Art historian Kanika Gupta is the future activist-in-residence at the Slovene Ethnographic Museum. In her work, she explores ancient Indian art and mythology and connects them to the current environmental challenges including excessive construction and biodiversity loss. In her documentary film, entitled It Was in Spring ..., she tells the story of a house that has been demolished together with its garden and trees. The new multistorey building that replaced the old house has now been surrounded only with cement and concrete.
In this very personal film, that was shot in and around the house where Gupta was born and raised, the main character is nature. As an inspiration for the structure of the film, Gupta used Indian Barahmasa painting tradition, which depicts the twelve months of the year with its changing seasons and human activities. Like the Barahmasa, Gupta's film also starts in the spring season, and throughout the year we witness the transformation of nature, as well as get a sneak peak into the family's everyday activities and a ritual. The entirely ordinary events show us that the reconstruction of the house has been experienced differently by Gupta's family members. It is clear that for the creator of the film this was a traumatic occurrence. The event also reflects on the possibilities of a middle class Indian family that is able to afford such reconstruction, which in turn deepens the gap between them and less advantaged members of the Indian society.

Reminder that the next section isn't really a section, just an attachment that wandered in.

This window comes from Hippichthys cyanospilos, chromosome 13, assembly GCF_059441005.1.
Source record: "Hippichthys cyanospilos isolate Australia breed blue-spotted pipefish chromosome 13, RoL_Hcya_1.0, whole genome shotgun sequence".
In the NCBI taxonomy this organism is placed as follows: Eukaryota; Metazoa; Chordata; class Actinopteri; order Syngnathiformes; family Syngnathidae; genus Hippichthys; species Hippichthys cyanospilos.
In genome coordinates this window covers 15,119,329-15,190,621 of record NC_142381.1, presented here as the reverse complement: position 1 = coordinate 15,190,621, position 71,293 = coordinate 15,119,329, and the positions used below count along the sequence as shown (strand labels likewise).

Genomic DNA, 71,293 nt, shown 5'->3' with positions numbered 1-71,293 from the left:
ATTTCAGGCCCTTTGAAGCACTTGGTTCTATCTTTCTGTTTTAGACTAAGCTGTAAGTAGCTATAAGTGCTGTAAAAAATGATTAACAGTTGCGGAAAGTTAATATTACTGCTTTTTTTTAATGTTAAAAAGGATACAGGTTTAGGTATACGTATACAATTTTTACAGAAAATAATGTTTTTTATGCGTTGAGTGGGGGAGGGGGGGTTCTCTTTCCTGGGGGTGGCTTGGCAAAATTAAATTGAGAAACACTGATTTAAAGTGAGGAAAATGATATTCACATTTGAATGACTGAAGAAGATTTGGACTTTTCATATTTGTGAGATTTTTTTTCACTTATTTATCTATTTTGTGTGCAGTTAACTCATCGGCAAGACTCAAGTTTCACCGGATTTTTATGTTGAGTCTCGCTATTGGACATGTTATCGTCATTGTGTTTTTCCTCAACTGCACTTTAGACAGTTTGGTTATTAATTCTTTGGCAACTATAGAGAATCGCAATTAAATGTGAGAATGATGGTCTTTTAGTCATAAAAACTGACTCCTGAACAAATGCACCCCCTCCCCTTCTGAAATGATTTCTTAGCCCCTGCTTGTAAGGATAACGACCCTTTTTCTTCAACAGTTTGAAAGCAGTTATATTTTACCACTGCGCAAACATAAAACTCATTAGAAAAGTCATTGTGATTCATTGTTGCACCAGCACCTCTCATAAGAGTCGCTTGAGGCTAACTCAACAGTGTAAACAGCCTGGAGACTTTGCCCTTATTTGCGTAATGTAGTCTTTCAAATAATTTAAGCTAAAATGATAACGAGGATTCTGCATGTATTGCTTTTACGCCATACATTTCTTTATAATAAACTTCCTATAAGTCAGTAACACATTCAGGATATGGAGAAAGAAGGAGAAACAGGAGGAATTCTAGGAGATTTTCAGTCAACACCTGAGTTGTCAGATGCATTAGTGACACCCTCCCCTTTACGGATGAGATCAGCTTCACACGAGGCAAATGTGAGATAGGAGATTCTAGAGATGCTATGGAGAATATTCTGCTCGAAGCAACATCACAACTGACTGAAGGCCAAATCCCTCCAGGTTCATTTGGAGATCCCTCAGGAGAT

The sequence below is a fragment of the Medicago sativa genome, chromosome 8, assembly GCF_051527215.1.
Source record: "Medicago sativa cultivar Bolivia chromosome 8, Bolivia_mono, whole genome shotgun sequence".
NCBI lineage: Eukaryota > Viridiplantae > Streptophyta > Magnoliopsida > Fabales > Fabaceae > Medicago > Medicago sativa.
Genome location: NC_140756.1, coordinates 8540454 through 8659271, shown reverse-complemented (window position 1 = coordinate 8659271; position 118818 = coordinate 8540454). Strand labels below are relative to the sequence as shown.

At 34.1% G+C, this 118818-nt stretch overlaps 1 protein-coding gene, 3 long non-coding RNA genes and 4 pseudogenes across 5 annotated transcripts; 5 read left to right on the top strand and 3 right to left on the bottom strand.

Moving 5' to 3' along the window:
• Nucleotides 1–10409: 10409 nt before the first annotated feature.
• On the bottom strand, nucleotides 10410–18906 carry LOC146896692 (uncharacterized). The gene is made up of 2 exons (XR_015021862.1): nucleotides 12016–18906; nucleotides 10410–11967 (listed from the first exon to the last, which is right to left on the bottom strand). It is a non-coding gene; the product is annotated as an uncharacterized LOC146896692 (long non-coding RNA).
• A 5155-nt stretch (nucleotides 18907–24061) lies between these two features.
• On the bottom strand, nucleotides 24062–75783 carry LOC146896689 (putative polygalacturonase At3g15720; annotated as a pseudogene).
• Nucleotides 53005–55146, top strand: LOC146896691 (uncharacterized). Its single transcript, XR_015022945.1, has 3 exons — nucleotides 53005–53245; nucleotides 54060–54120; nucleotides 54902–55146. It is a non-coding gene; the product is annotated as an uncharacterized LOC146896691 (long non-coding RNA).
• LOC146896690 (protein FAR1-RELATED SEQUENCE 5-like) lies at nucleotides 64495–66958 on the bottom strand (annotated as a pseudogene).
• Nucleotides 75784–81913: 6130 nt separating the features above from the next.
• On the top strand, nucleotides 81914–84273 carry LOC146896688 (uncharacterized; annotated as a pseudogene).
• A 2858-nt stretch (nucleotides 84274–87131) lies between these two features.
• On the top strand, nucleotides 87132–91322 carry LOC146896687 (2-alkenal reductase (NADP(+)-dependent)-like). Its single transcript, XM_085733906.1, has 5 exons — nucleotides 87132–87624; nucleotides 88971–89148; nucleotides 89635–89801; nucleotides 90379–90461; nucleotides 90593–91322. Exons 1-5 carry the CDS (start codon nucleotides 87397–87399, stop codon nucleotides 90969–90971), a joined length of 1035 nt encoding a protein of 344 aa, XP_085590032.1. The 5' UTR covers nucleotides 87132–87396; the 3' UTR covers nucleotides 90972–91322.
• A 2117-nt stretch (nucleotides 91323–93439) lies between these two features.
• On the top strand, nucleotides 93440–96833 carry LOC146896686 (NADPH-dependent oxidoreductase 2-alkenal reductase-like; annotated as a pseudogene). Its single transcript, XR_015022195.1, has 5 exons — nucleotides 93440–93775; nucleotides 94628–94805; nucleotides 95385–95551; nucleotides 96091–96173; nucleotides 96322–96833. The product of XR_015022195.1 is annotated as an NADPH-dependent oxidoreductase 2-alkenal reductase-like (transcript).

In a very subtle way, Gupta shows the impact of excessive construction on the wellbeing of people. She uses sounds of nature, for instance birds singing, the sound of rain, tree leaves rustling in the breeze, this makes us aware that we usually see these natural elements as self-evident but they are not. She succeeds in creating a feeling of nostalgia for what has been lost with the loss of animals and plants that once inhabited the garden. What does it mean when birds, bees and other animals loose their home? How does it feel when the scent of roses is lost forever? What does it mean when there is no tree shade for a resident of a house to take a break under? How does it feel when she, looking out of the window, sees only greyness?
This film is a perfect starting point for a much needed discussions on how we want to walk the earth. It is high time for us to start acting and demanding the change. Not just in India but elsewhere around the globe.
Rewatch the conversation around the film here.